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Trade mission key to Chinese investment

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Shandong mission plays crucial role in attracting Chinese investment to South Australia

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Sending a delegation of South Australian business leaders to China in a bid to boost exports is playing a key role in attracting Chinese investment back into the state.

South Australian Premier Jay Weatherill will lead a 160-strong delegation of government leaders and representatives of more than 100 local companies to Shandong from April 5-9.

The business mission will coincide with the 30th anniversary of South Australia’s sister state relationship with Shandong.

Weatherill said furthering South Australia’s trade and investment links to help more companies “get their foot in the door” would be the key focus of the trip.

“We will be meeting with high ranking officials including the Shandong Party Secretary,” he said.

“We are also hoping to further drive our tourism and international student links, as well as cultural and artistic engagement with Shandong.”

China is Australia’s and also South Australia’s largest and most significant two-way trading partner, accounting for nearly a 20 per cent of the state’s total exports.

However, South Australian Minister for Investment and Trade Martin Hamilton-Smith said Chinese investment in Australia represented less than 3 per cent of overall overseas investment stock as at December 2014.

“It’s a fraction of US and UK investment into Australia, less than half of Japan’s investment in Australia– even the Belgians have more investment here,” he said.

“While investment from China into Australia is increasing, in relative terms Chinese investment is still a very small proportion of Australia’s overall foreign investment stock and that’s a bit of a concern because it’s such an important trading market for us.”

Hamilton-Smith said establishing consistent and successful trade relationships were an ideal precursor to quality, constructive investment.

“A model where investment flows from established trade relationships is a really good one and it’s a logical one for us to pursue as part of the evolution of our growing bilateral relationship with Shandong.

“The foreign investment that follows from a successful trade relationship is informed, it’s fully committed and generally focused around driving growth in the local business because there’s a track record of successful export.”

Economically, Shandong is China’s third largest province with a population of almost 100 million and an annual GDP approaching USD $1trillion.

Last year, South Australia and Shandong signed a Friendly Co-operation Action Plan 2015-2018 – committing both sides to significantly increased trade, investment and cultural ties.

The plan includes a commitment from Shandong to support 20 new exporters a year over three years from South Australia to Shandong.

“If you consider the scale of the Shandong market, the size of their economy, the size of the population there, there’s more than enough opportunity for us to work towards – and it’s a place where we’ve worked very hard in recent years to flesh out the real, medium to long term opportunities for bilateral trade. We are building on a long and rich history of government, institutional and cultural exchange and that positions our businesses to advantage in a very competitive market place,” Hamilton-Smith said.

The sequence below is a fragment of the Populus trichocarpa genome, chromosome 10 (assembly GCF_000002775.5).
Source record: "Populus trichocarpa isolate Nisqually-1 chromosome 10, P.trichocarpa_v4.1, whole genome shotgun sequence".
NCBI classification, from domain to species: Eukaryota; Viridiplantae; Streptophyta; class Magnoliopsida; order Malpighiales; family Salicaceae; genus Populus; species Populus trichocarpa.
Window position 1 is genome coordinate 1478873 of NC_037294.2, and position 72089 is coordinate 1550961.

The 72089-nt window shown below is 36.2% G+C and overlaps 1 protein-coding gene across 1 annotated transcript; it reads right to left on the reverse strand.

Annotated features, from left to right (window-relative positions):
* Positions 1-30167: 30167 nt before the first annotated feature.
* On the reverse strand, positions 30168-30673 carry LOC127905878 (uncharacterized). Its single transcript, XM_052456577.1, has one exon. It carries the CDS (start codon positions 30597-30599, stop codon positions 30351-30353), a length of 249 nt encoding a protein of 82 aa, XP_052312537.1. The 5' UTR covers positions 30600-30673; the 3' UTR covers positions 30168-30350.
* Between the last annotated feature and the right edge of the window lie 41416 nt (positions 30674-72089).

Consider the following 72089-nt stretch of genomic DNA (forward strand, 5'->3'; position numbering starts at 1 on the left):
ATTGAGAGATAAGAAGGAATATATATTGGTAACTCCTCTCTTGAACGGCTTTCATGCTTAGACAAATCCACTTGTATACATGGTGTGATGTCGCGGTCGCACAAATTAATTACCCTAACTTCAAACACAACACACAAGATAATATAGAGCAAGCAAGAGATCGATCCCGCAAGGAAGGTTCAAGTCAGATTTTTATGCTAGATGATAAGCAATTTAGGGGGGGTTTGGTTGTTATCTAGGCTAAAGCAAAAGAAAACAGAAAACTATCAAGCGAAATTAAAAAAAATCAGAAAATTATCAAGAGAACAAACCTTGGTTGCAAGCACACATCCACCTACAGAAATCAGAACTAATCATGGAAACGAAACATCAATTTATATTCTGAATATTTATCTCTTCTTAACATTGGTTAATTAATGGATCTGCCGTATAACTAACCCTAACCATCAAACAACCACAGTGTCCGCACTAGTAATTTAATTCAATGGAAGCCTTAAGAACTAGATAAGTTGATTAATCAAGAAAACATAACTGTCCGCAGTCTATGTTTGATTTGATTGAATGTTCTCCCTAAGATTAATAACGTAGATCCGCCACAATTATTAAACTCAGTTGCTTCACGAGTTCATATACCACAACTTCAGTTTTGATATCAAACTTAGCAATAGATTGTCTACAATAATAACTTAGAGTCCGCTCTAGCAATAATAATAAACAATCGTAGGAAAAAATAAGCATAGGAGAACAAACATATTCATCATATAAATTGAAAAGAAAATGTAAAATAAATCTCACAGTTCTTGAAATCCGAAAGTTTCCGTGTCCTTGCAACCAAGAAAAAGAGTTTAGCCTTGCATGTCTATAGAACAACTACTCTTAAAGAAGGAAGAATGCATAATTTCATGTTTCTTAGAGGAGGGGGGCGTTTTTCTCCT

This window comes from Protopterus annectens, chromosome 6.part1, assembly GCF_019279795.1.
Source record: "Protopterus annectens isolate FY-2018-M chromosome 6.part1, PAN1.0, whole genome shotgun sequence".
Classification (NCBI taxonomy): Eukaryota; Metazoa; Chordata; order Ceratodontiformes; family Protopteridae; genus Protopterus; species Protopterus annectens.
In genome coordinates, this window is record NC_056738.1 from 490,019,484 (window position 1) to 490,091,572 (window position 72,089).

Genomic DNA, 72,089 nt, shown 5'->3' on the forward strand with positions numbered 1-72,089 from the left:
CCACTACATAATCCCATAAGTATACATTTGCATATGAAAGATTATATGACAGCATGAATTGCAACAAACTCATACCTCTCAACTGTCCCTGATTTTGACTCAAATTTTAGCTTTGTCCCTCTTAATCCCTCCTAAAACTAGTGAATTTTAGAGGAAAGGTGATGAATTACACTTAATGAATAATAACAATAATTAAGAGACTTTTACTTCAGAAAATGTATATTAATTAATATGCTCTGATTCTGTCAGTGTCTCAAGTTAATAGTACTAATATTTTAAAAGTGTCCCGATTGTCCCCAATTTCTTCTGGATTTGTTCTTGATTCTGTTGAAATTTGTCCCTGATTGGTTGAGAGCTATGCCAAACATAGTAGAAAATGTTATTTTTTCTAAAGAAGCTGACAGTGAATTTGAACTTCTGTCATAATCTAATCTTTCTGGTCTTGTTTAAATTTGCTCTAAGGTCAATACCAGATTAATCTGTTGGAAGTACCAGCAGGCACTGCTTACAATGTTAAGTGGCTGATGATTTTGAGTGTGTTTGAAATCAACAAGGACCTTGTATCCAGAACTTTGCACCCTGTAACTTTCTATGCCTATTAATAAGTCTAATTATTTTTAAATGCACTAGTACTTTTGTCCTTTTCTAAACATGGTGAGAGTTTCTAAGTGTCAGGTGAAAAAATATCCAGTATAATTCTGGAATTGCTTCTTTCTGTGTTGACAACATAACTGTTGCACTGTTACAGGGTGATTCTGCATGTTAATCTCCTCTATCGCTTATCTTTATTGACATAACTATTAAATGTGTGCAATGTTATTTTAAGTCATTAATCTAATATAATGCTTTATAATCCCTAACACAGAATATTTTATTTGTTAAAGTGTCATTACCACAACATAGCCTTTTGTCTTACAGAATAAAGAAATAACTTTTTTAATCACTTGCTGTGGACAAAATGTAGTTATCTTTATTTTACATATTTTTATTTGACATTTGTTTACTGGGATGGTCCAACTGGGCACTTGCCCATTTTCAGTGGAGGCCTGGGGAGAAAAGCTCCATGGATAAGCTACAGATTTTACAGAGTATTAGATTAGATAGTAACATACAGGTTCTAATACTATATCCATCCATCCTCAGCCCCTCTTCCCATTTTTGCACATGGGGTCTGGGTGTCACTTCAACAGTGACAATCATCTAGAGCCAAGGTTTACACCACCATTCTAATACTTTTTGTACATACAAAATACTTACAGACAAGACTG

“With China’s 13th five-year plan having such a strong focus on innovation and the growth of the services economy, I think we can expect to see significant interest in investment around health, tourism and education over the coming years. I think we’re also going to see interest in investment in property and infrastructure as well as agribusiness, resources and energy as confidence grows in the sustained future our long term trading relationship.”

Adelaide-based wastewater management company Micromet was part of a similar business delegation to Shandong last year. This month, the company signed a Memorandum of Understanding with Chinese industrial group Dadongwu, which is directly investing $2 million to help Micromet set up a manufacturing plant in South Australia.

“This mission is a great example of how Adelaide-based businesses can access trade and investment opportunities in international markets through the Adelaide City Council’s network of sister city relationships,” said Patrick Robinson, Investment Advisor for Invest Adelaide.

The Adelaide City Council’s long-standing relationship with Qingdao, a major city in eastern Shandong Province with a population of more than nine million, was upgraded to a formal Sister City relationship in 2014.

This relationship was further strengthened when the Chinese Government opened a Chinese Consulate-General office in Adelaide in January.

Hamilton-Smith said the consulate was recognition by the Chinese Government of the increasing number of Chinese companies and individuals that were engaged in South Australia.

“It’s recognition of not only the growth to date but the clearly recognized further growth that’s on the very near horizon,” he said.

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